Thursday, December 21, 2006

Spiritual Lives of the Temperaments: The Phlegmatic

To be honest, I had a hard time getting started on this post, which means I'm most definitely phlegmatic! My melancholic half mulled over in my mind what I wanted to say in this post, and my trusty phlegmatic other half thought, "Eh… I'll write it later."

The phlegmatic temperament is difficult to write about because this temperament almost seems "non-human." The detached, mellow, almost "hyposensitive" nature of this temperament seems better suited to a robot than a human. In fact, at least one spiritual writer I know of even questions the existence of this temperament. [1] However, all of us know people who fit the description of this temperament very well, so I think it's legitimate to write about it.

I think it's good to follow up the post on the sanguine temperament with a post on the phlegmatic temperament because the "cure" for both of these temperaments is pretty much the same. I like to think of the phlegmatic as a "sanguine on Lortab." The phlegmatic is generally friendly, values people over principles, and struggles with the same lack of follow-through as the sanguine, but without the "intense" personality one sees in a sanguine.

The primary problem for the phlegmatic is one of motivation. While a sanguine will be easy to motivate and act but soon lose interest, the phlegmatic has a hard time moving beyond interest to actual action. Though he will be dedicated to any project, he needs a little prodding.

The most important thing a phlegmatic can acquire to get him on the path to heaven is a regimen, especially a regimen of prayer. Much like the sanguine, he needs a structure that will keep him on the straight-and-narrow so that he will not become complacent in the spiritual life. Unlike the sanguine, however, he will actually enjoy this kind of structure. Structured prayers such as the Rosary or the Divine Office are tailor-made for phlegmatics. The only danger in these types of prayers for the phlegmatic is that he may become so absorbed with the routine that he stops growing. He needs to employ the imagination in his prayer life to avoid this kind of pitfall. [2] He needs to seek what God is asking of him in his prayer and meditation, otherwise the prayers will just become rote and no change of heart will result.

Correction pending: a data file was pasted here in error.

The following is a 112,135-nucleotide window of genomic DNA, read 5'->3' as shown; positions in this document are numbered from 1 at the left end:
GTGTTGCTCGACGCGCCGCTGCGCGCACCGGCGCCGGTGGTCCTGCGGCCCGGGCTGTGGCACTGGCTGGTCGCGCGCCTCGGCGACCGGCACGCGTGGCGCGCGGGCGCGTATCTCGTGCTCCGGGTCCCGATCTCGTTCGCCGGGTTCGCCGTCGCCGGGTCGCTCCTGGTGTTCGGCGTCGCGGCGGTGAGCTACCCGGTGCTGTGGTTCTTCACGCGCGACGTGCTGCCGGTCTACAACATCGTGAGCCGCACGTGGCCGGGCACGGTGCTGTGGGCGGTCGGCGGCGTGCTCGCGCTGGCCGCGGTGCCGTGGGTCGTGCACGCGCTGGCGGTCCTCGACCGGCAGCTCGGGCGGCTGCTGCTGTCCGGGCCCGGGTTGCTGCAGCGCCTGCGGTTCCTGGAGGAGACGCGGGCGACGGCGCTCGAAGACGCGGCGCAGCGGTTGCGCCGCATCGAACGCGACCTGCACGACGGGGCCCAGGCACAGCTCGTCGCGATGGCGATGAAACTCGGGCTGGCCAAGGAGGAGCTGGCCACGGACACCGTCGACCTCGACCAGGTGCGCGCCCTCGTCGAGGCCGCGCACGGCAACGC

Along with a regimen of prayer comes the necessary accountability that will ensure a successful outcome. The phlegmatic needs to be accountable to others to keep him going. He also needs the guidance of others to develop a properly formed conscience and understanding. Like the sanguine, his placement of people over principles in the hierarchy of truths can lead him to become a "crowd-pleaser." He needs accountability to a spiritual director, prayer group or any other system outside of himself that will help pull him more toward the center.

Also, though he naturally hates conflict, he needs to learn to "let his 'yes' mean 'yes', and his 'no' mean 'no.'" Otherwise he will end up doing things simply to please others or to "shut them up" which is a sure recipe for resentment. Being accountable to others in his life decisions will help make sure this doesn't happen.

The great natural virtue that accompanies this temperament is "meekness." Almost everyone loves a phlegmatic. Their peacefulness and even-keel makes them great team players. With a little discipline, those of the phlegmatic temperament can find themselves on the fast-track to sanctity with little of the "inner resistance" that impedes the other temperaments.

God Bless,

[1] Fr. Joseph Massman in his book "Nervousness, Temperament and the Soul" writes the following: "If a more exact determination of temperament is to be made, one has first to observe the basic disposition and then the individual variation and the excitability of his emotions. On careful examination of his basic disposition, the phlegmatic person will turn out to be shallow, cool and perhaps even hyposensitive. He will be distinguishable from the sanguine man only in coloration and in his excitability, and will thus represent no distinct temperament. I therefore regard the expression "phlegmatic, as denoting a temperament, as unnecessary" (emphases mine).

(Massman, 19)

First, Fr. Massman makes clear in his introduction to his book that he is not writing from a scientific perspective, so his opinion isn't set in stone per se. Second, I think the simple, time-tested observation of people has made clear that some people who fit the classical description of the phlegmatic temperament simply don't possess "sanguine" traits such as "flightiness" "superficiality" and "extroversion" which are typically and unmistakably sanguine. On the contrary, phlegmatics are often very deep, loyal and introverted. Therefore, I think Fr. Massman is wrong on this one, and that the classical understanding of four primary temperaments as presented by the Bennett's is the correct one.

[2] (Bennett, 246)